Secrets of Fortuna revealed

A talk to be delivered by La Trobe University’s Dr Charles Fahey this Thursday, will unveil the personal stories of Fortuna’s inhabitants as never before heard. 

LIBRARY! With the recent sale of Fortuna Villa fresh on the community’s mind a La Trobe University Bendigo historian will share his knowledge of the secrets held within the stately walls of this iconic building.

‘Fortuna is an important part of Bendigo’s history,' says Dr Fahey. 'There has been a lot of public interest in the building and its secrets, especially since its recent sale by the State Government.

‘I’m very excited to say that this will be the first time that the public will be able to learn about these secrets.’

With documents sourced from the voluminous collections of diaries, love letters and official papers Dr Fahey will be providing his audience an informed and entertaining telling of Fortuna’s sometimes-tumultuous history.

From a young Clarence Dyason writing messages of unrequited love to a daughter of George Lansell, through to his progression as an unimaginably wealthy playboy who was to later take charge of the Lansell holdings, the stories engage and entertain while providing invaluable insights to a time past.

Dr Fahey believes that the Fortuna home and its collection of writings are the finest and most comprehensive collection of historical examples in Victoria.

‘There are literally volumes of writings produced out of Fortuna. Personal diaries, letters and official documents paint a vivid image of what life was like in 1800s Bendigo.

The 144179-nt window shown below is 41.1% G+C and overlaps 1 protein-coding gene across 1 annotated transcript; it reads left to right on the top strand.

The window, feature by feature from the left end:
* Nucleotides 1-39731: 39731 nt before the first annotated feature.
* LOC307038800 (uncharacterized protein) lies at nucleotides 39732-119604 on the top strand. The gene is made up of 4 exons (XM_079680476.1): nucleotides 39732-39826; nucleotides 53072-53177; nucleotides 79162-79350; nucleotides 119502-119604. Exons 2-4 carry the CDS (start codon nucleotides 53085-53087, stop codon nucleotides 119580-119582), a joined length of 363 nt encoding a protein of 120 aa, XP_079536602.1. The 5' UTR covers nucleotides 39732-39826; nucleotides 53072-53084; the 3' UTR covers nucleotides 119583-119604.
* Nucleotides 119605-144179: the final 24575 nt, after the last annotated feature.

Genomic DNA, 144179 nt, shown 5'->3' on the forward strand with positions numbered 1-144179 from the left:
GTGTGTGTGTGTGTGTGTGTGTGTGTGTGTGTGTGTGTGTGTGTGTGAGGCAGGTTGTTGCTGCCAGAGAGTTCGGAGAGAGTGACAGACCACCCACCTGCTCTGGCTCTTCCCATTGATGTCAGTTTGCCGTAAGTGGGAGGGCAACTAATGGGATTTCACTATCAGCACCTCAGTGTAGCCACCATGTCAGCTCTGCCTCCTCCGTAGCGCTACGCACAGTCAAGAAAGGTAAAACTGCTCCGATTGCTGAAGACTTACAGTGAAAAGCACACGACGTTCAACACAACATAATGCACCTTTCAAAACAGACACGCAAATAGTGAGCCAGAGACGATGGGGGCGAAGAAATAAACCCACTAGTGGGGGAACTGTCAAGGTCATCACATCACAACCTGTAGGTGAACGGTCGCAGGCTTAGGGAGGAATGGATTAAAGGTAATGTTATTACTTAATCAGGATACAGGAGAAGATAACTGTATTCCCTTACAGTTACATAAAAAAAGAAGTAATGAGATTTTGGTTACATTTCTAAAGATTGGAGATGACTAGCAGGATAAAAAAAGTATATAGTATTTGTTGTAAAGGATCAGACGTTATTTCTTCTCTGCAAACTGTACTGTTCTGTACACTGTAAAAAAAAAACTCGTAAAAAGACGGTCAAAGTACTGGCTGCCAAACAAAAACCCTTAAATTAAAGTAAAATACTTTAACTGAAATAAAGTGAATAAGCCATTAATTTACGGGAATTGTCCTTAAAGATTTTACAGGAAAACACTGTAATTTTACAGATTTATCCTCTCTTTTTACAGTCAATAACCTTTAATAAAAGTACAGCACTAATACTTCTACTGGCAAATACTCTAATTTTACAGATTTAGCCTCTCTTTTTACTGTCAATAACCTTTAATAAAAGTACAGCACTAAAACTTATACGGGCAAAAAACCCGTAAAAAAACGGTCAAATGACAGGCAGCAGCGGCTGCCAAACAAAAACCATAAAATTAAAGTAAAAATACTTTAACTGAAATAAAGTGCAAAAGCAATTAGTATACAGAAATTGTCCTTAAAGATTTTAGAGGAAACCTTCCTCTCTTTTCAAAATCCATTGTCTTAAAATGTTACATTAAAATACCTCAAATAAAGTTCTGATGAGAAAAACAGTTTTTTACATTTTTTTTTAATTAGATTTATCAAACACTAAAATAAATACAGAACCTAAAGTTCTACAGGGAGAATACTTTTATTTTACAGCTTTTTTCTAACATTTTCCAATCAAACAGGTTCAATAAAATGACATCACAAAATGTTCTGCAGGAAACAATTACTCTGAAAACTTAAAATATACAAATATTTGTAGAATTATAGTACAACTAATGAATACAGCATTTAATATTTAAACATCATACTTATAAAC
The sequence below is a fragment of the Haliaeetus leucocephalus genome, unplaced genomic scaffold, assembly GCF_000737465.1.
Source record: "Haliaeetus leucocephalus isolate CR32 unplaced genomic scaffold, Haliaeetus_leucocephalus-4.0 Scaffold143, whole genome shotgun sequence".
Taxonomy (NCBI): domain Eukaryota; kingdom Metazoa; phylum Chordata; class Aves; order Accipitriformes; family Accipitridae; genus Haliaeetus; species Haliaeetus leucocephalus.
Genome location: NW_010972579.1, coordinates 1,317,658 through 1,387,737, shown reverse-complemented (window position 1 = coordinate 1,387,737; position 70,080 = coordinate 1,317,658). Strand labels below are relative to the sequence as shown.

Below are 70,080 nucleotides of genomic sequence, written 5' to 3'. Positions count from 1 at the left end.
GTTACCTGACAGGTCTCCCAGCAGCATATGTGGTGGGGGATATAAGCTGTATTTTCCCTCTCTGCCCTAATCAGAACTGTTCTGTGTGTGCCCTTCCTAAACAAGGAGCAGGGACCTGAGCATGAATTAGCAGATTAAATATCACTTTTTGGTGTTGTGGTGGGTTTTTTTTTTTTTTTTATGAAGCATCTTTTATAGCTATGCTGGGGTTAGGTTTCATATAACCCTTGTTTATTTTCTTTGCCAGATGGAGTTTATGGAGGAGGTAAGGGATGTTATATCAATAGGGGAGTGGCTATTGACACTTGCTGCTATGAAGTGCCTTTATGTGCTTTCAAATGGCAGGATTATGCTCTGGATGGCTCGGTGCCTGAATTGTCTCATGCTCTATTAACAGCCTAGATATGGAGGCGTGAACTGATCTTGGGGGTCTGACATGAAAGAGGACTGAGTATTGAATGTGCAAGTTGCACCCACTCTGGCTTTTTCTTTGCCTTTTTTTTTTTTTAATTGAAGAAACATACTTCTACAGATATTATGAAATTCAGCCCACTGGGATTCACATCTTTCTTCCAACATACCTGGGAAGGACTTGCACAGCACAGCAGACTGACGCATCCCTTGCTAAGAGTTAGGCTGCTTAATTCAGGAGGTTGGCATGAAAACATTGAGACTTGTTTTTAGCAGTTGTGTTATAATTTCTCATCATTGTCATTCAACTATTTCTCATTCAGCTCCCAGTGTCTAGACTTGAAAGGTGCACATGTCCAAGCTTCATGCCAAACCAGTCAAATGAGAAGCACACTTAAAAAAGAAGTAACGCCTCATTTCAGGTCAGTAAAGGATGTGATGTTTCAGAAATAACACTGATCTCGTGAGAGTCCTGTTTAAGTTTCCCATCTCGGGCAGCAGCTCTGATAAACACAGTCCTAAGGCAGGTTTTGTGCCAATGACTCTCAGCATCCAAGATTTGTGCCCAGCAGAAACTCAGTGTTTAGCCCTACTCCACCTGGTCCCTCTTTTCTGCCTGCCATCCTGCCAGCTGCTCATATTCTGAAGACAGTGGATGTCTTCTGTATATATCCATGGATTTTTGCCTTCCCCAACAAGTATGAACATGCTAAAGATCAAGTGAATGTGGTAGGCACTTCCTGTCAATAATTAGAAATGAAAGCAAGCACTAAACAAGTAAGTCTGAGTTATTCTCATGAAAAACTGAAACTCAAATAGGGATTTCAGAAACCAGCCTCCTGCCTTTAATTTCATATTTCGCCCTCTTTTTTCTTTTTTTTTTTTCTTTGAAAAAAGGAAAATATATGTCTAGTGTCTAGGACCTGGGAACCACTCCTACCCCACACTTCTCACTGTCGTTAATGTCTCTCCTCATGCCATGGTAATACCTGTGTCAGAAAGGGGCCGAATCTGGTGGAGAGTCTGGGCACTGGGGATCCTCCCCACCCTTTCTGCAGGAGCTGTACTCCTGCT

‘The documents reveal a great deal about the relationship between the Lansell and Dyason families.  The Dyason’s have largely been overlooked in an historical context but their importance to the City of Bendigo is equal to that of the Lansells.’

Dr Fahey has unearthed many unique and endearing documents including a 45-page love letter and a journal entry in which Clarence Dyason refers to himself as ‘a pirate overtaking the mines of Bendigo’ during his astronomical rise to prominence.

He originally began delving into the collection after he happened upon the diary of Isaac Dyason, Lansell’s business manager, while completing his doctoral thesis in 1981. Since then Dr Fahey has amassed an impressive record on life at Fortuna.

Dr Fahey began teaching at La Trobe University Bendigo in 1990. As a historian he has written widely on labour and regional history. He has also published a number of books the most recent of which is Gold Tailings, Family and Community on the Central Victorian Goldfields.

The free talk is to be held at the La Trobe Visual Arts Centre, 121 View St, Bendigo, commencing at 6.00 pm. Light refreshments will be provided.

To RSVP to this event contact Jessica White by phone on 03 5444 7766 or via email.


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